How the Coronavirus Numbers Changed So Sharply

Richard Pérez-Peña
A nearly empty road leads to the landmark Drum Tower in Beijing on Friday, Feb. 7, 2020. (Giulia Marchi/The New York Times)

The number of cases and deaths in the coronavirus epidemic in China jumped sharply Thursday as the authorities there changed how they keep track of the illness, and not, primarily, because of any change in the shape of the outbreak.

There is still a lot of uncertainty about the true numbers — as with any new epidemic — and that will continue for the foreseeable future. Underscoring that point, hours after China revised its figures, the World Health Organization put out a lower set, saying that for now, it would not change the way it counts.

But experts say there were good reasons for changing the way patients with the illness, called COVID-19, were counted, and the new approach should catch many cases that had been missed before. That will allow more patients to get treatment and be quarantined faster.

Here is a look at what we know — and what we don’t — about the new coronavirus numbers and what they say about the scope of the crisis.

How did the numbers change?

For several days, the Chinese government had reported figures that suggested the spread of the epidemic was slowing, but that changed abruptly Thursday.

Officials in Hubei, the Chinese province that is the epicenter of the outbreak, said there had been more than 48,000 cases there, a 44% jump from the day before. They also reported 1,310 deaths, a 23% increase. The trend continued Friday, though not as markedly, when Hubei officials disclosed another 4,800 cases and 116 more deaths.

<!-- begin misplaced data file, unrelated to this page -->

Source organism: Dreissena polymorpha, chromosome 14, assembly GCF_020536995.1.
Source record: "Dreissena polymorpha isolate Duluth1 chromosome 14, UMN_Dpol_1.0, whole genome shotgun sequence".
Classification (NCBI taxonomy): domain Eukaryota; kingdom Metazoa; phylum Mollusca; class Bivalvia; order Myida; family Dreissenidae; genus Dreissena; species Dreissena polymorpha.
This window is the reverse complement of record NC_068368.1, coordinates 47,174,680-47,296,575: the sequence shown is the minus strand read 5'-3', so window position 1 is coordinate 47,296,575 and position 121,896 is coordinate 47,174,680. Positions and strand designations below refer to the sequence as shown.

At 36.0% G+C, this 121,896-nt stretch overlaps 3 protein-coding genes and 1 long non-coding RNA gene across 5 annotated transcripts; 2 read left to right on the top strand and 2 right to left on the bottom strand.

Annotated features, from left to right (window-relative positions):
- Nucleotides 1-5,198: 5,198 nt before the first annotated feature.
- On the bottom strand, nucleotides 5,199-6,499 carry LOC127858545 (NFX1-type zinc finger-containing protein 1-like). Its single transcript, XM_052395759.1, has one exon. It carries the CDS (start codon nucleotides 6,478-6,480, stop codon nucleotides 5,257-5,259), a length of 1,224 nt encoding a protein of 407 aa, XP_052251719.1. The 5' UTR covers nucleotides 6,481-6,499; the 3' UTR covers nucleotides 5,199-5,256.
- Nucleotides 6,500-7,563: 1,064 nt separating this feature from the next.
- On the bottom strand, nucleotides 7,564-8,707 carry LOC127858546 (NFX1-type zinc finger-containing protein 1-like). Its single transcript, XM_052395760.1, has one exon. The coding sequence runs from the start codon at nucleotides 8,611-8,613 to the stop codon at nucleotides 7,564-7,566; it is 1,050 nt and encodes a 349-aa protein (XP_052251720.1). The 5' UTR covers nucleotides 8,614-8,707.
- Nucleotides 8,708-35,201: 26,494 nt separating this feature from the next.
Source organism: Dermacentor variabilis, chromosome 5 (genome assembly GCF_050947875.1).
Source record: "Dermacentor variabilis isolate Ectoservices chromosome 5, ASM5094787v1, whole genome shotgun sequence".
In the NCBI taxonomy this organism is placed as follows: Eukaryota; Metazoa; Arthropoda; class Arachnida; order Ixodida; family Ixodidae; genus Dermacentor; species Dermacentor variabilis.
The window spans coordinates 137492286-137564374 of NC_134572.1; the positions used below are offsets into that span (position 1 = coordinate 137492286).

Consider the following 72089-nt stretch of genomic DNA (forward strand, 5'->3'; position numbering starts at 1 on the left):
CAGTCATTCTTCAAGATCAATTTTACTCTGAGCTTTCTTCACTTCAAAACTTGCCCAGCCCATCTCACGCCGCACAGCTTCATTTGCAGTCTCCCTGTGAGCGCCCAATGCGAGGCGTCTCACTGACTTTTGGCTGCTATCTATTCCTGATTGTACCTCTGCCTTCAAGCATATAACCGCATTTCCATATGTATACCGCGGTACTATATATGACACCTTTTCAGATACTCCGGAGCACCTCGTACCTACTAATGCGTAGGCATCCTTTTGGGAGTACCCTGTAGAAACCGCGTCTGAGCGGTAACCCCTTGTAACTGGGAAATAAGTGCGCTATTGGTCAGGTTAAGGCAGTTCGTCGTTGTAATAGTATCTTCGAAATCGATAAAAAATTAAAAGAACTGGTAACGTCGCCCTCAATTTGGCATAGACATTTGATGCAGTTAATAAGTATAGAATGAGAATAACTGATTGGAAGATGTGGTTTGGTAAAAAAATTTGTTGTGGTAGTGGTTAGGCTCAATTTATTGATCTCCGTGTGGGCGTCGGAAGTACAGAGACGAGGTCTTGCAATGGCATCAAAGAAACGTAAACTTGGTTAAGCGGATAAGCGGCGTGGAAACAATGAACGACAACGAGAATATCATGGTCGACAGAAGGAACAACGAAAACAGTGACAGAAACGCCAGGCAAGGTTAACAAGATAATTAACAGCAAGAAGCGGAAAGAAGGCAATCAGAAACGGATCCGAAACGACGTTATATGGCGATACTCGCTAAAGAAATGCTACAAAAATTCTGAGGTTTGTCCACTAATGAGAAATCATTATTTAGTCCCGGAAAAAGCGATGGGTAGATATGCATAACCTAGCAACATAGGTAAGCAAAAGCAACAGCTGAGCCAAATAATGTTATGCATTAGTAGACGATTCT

Previously, cases were counted only if patients tested positive for the new virus. Now, the figures appear to include anyone who has a CT scan of the lungs showing a telltale pattern of pneumonia.

In the short run, the new accounting may deepen confusion about the true size of the epidemic. It also complicates efforts to track the growth of the illness over the last several weeks.

“We need to be careful in interpreting these numbers,” Dr. Michael Ryan, the World Health Organization’s emergency responses chief, said Thursday. The larger number of cases, he said, “does not represent a significant change in the trajectory of the outbreak.”

The WHO then released its own figures, leaving out the diagnoses made without a positive test for the virus — and indicating that it did not fully understand the change China had made.

“For consistency, we report here only the number of laboratory-confirmed cases,” the organization said in a situation report. “W.H.O. has formally requested additional information on the clinically diagnosed cases, in particular when these have occurred in the course of the outbreak and whether suspect cases were reclassified as clinically diagnosed cases.”

The WHO reported almost 47,000 confirmed cases worldwide, fewer than 1% outside mainland China. The Chinese figures put the total at more than 61,000 cases.